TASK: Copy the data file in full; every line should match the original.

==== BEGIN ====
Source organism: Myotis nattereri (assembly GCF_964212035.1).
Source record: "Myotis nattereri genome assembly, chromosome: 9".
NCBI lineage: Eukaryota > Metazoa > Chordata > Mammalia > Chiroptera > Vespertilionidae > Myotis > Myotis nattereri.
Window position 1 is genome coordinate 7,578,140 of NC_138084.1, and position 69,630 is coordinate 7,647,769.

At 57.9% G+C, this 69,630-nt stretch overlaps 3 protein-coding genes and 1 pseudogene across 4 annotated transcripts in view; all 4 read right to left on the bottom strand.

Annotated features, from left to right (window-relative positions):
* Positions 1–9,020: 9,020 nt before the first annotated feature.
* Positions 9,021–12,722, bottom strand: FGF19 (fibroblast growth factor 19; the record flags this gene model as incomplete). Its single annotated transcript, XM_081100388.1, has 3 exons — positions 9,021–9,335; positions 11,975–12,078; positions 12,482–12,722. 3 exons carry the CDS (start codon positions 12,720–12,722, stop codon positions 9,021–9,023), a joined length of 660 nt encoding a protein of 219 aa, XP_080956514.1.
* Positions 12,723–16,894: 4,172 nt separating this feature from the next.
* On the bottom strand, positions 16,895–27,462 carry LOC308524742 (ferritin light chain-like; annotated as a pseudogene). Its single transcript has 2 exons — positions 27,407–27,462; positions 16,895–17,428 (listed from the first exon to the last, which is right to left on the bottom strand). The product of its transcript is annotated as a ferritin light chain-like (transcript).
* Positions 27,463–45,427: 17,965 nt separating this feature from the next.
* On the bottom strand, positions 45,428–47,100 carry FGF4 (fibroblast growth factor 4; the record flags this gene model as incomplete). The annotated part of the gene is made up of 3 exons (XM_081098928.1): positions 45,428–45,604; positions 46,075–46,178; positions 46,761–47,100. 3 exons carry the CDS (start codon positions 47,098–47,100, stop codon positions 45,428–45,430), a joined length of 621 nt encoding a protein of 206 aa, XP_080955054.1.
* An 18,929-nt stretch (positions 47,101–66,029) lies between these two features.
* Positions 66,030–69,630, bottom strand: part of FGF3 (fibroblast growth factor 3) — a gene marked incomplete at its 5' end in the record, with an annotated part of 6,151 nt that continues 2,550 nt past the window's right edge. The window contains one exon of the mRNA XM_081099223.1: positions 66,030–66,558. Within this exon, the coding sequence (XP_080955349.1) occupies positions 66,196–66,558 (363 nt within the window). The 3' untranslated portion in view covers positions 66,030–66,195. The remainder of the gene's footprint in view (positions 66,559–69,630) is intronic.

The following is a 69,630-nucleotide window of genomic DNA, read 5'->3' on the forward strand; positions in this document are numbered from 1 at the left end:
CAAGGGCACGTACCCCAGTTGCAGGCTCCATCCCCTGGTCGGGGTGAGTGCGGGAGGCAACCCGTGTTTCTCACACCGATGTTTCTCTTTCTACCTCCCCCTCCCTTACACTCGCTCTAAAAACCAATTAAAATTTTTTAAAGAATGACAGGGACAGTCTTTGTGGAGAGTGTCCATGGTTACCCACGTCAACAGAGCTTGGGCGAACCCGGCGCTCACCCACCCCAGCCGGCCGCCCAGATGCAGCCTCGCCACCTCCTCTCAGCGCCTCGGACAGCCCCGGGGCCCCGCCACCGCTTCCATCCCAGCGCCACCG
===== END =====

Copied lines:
Source organism: Myotis nattereri (assembly GCF_964212035.1).
Source record: "Myotis nattereri genome assembly, chromosome: 9".
NCBI lineage: Eukaryota > Metazoa > Chordata > Mammalia > Chiroptera > Vespertilionidae > Myotis > Myotis nattereri.
Window position 1 is genome coordinate 7,578,140 of NC_138084.1, and position 69,630 is coordinate 7,647,769.

At 57.9% G+C, this 69,630-nt stretch overlaps 3 protein-coding genes and 1 pseudogene across 4 annotated transcripts in view; all 4 read right to left on the bottom strand.

Annotated features, from left to right (window-relative positions):
* Positions 1–9,020: 9,020 nt before the first annotated feature.
* Positions 9,021–12,722, bottom strand: FGF19 (fibroblast growth factor 19; the record flags this gene model as incomplete). Its single annotated transcript, XM_081100388.1, has 3 exons — positions 9,021–9,335; positions 11,975–12,078; positions 12,482–12,722. 3 exons carry the CDS (start codon positions 12,720–12,722, stop codon positions 9,021–9,023), a joined length of 660 nt encoding a protein of 219 aa, XP_080956514.1.
* Positions 12,723–16,894: 4,172 nt separating this feature from the next.
* On the bottom strand, positions 16,895–27,462 carry LOC308524742 (ferritin light chain-like; annotated as a pseudogene). Its single transcript has 2 exons — positions 27,407–27,462; positions 16,895–17,428 (listed from the first exon to the last, which is right to left on the bottom strand). The product of its transcript is annotated as a ferritin light chain-like (transcript).
* Positions 27,463–45,427: 17,965 nt separating this feature from the next.
* On the bottom strand, positions 45,428–47,100 carry FGF4 (fibroblast growth factor 4; the record flags this gene model as incomplete). The annotated part of the gene is made up of 3 exons (XM_081098928.1): positions 45,428–45,604; positions 46,075–46,178; positions 46,761–47,100. 3 exons carry the CDS (start codon positions 47,098–47,100, stop codon positions 45,428–45,430), a joined length of 621 nt encoding a protein of 206 aa, XP_080955054.1.
* An 18,929-nt stretch (positions 47,101–66,029) lies between these two features.
* Positions 66,030–69,630, bottom strand: part of FGF3 (fibroblast growth factor 3) — a gene marked incomplete at its 5' end in the record, with an annotated part of 6,151 nt that continues 2,550 nt past the window's right edge. The window contains one exon of the mRNA XM_081099223.1: positions 66,030–66,558. Within this exon, the coding sequence (XP_080955349.1) occupies positions 66,196–66,558 (363 nt within the window). The 3' untranslated portion in view covers positions 66,030–66,195. The remainder of the gene's footprint in view (positions 66,559–69,630) is intronic.

The following is a 69,630-nucleotide window of genomic DNA, read 5'->3' on the forward strand; positions in this document are numbered from 1 at the left end:
CAAGGGCACGTACCCCAGTTGCAGGCTCCATCCCCTGGTCGGGGTGAGTGCGGGAGGCAACCCGTGTTTCTCACACCGATGTTTCTCTTTCTACCTCCCCCTCCCTTACACTCGCTCTAAAAACCAATTAAAATTTTTTAAAGAATGACAGGGACAGTCTTTGTGGAGAGTGTCCATGGTTACCCACGTCAACAGAGCTTGGGCGAACCCGGCGCTCACCCACCCCAGCCGGCCGCCCAGATGCAGCCTCGCCACCTCCTCTCAGCGCCTCGGACAGCCCCGGGGCCCCGCCACCGCTTCCATCCCAGCGCCACCG